Carpathian Elm Burl and Cherry Buffet
Woodworker: David Marr
Marr gives hope to all those with poor drawing skills. He doesn’t do measured drawings before he begins to build a piece of furniture. In fact, he doesn’t do even the roughest sketch. “I can’t draw,” he says. “I just get an idea for a piece and go into the shop and start building.” As he begins, he knows fairly well what he’s aiming for, but his concept can develop along the way. “I improvise as I build,” he says. “As the piece is coming along, if something doesn’t look right, I change it.”
With this buffet in carpathian elm burl and cherry (20 in. deep by 40 in. wide by 31 in. tall), he had the legs, side panels, and back made and dry-fitted before he had resolved the front. To get an idea what a bowed front would look like, he cut a curve into a piece of 8/4 poplar and fitted it between the front legs. That didn’t look right, and he had already tried and rejected a straight front. What about half bowed and half straight? When he tried out the idea with another piece of poplar, he instantly liked it, so he began building bowed drawers and a flat door.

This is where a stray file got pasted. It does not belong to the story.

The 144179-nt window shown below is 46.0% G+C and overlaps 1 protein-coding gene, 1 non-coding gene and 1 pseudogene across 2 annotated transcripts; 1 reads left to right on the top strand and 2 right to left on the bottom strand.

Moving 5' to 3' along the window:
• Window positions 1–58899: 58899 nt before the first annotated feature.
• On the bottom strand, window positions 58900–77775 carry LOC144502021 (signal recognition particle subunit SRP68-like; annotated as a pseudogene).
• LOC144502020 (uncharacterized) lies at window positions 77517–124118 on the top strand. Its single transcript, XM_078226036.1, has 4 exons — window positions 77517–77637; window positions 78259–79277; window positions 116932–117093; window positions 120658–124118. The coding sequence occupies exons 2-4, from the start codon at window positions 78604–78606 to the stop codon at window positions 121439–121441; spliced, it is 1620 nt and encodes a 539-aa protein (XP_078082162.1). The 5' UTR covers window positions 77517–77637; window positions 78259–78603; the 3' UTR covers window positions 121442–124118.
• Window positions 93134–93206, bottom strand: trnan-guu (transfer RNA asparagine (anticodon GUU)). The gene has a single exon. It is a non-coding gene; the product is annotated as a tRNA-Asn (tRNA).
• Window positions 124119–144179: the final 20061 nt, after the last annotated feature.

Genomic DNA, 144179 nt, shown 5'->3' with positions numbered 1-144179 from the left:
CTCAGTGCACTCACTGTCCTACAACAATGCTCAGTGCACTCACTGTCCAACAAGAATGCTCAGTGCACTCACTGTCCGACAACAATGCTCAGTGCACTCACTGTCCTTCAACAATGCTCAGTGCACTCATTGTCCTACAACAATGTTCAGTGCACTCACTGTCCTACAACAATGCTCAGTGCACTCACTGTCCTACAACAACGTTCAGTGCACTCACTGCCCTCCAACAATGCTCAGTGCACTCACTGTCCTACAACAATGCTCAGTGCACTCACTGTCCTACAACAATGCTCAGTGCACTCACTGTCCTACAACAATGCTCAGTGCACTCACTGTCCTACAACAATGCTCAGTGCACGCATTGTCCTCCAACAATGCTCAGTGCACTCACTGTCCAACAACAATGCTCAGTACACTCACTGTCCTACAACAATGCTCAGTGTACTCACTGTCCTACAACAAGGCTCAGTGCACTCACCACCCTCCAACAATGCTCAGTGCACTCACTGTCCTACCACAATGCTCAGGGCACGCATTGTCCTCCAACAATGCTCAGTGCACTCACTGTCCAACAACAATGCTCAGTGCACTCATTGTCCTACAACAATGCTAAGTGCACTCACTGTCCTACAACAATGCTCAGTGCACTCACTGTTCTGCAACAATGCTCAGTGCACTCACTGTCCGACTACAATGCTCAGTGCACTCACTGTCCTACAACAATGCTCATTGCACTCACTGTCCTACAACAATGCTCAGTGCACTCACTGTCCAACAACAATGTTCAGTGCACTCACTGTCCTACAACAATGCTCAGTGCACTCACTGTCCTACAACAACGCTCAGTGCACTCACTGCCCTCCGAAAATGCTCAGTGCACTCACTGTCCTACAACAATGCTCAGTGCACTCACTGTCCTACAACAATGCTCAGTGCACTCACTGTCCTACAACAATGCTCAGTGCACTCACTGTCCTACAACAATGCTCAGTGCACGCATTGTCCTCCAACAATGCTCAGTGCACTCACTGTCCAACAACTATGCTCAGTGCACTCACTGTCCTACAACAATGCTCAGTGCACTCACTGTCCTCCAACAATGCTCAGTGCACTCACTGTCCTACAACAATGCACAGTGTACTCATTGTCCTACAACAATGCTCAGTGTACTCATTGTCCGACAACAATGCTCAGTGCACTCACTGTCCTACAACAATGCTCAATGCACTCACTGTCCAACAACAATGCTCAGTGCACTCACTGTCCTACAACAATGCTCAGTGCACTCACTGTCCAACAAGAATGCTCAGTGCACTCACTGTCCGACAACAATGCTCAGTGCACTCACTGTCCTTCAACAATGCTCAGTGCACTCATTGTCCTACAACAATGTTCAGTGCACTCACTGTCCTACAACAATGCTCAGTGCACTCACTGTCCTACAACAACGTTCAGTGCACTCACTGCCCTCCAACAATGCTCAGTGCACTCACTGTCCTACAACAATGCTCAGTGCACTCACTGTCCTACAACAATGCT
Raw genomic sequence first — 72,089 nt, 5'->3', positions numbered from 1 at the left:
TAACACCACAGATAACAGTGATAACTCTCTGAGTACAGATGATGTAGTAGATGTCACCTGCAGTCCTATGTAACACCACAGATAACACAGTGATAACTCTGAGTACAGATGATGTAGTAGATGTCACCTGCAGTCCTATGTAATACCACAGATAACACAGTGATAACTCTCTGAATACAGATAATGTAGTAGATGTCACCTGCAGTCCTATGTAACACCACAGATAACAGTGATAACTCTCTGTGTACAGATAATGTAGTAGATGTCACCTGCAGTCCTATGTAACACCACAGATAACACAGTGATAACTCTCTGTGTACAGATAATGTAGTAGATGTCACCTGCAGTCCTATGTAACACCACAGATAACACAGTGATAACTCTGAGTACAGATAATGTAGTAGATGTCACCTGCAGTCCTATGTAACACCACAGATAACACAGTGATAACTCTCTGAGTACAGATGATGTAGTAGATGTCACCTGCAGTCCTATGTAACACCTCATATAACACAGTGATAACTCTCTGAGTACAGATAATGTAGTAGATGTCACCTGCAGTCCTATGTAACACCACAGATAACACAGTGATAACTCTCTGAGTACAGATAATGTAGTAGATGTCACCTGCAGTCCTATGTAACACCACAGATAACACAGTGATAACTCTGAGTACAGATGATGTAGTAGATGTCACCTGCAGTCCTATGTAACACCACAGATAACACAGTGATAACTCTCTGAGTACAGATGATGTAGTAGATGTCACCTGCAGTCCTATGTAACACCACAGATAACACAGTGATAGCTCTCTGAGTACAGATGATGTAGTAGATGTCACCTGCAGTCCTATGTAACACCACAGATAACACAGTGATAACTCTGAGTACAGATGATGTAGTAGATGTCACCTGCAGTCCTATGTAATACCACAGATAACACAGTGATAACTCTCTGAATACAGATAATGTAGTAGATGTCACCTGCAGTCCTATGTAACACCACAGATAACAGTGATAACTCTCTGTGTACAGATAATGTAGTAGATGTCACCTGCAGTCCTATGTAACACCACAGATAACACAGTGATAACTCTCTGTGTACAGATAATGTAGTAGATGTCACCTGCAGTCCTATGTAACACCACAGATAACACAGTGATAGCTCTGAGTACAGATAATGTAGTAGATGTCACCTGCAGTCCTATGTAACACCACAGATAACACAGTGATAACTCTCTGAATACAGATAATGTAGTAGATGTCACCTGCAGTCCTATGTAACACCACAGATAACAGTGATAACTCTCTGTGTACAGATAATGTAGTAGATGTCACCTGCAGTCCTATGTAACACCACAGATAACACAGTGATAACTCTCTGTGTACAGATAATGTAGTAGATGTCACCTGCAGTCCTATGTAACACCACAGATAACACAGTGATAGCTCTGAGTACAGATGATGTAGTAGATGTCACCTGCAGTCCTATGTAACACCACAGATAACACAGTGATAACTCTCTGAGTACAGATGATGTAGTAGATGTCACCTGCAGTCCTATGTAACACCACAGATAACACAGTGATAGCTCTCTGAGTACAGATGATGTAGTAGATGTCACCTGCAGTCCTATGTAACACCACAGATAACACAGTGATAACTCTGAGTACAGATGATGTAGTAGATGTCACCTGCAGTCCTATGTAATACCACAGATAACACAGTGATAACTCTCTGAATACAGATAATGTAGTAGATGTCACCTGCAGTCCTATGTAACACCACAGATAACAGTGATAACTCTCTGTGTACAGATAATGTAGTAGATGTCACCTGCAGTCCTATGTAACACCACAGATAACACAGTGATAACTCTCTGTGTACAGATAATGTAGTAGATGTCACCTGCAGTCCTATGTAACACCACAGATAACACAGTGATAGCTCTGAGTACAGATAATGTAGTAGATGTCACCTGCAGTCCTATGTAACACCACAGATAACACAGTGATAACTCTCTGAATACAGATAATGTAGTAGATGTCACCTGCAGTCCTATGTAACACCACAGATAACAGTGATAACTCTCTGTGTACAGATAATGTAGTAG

The veneered top, too, evolved along the way. When he glued up the substrate-a piece of 3⁄4-in. lumbercore between sheets of 1⁄8-in. MDF-it was rectangular. But when Marr placed it on the dry-fitted carcase, the square corners of the top hid the curves of the drawers and the hand-shaped legs. He wanted those curves to be emphasized, not buried, so he shaped the top to follow the perimeter of the cabinet. He traced the shape onto 1⁄4-in. MDF to make a pattern, then flush-trimmed the substrate to the pattern.
Design without drawing. Marr dispenses with drawings, designing his pieces as he builds them. He decided to make the top of his buffet mimic the perimeter of the cabinet after seeing what a rectangular top looked like on the dry-fitted carcase.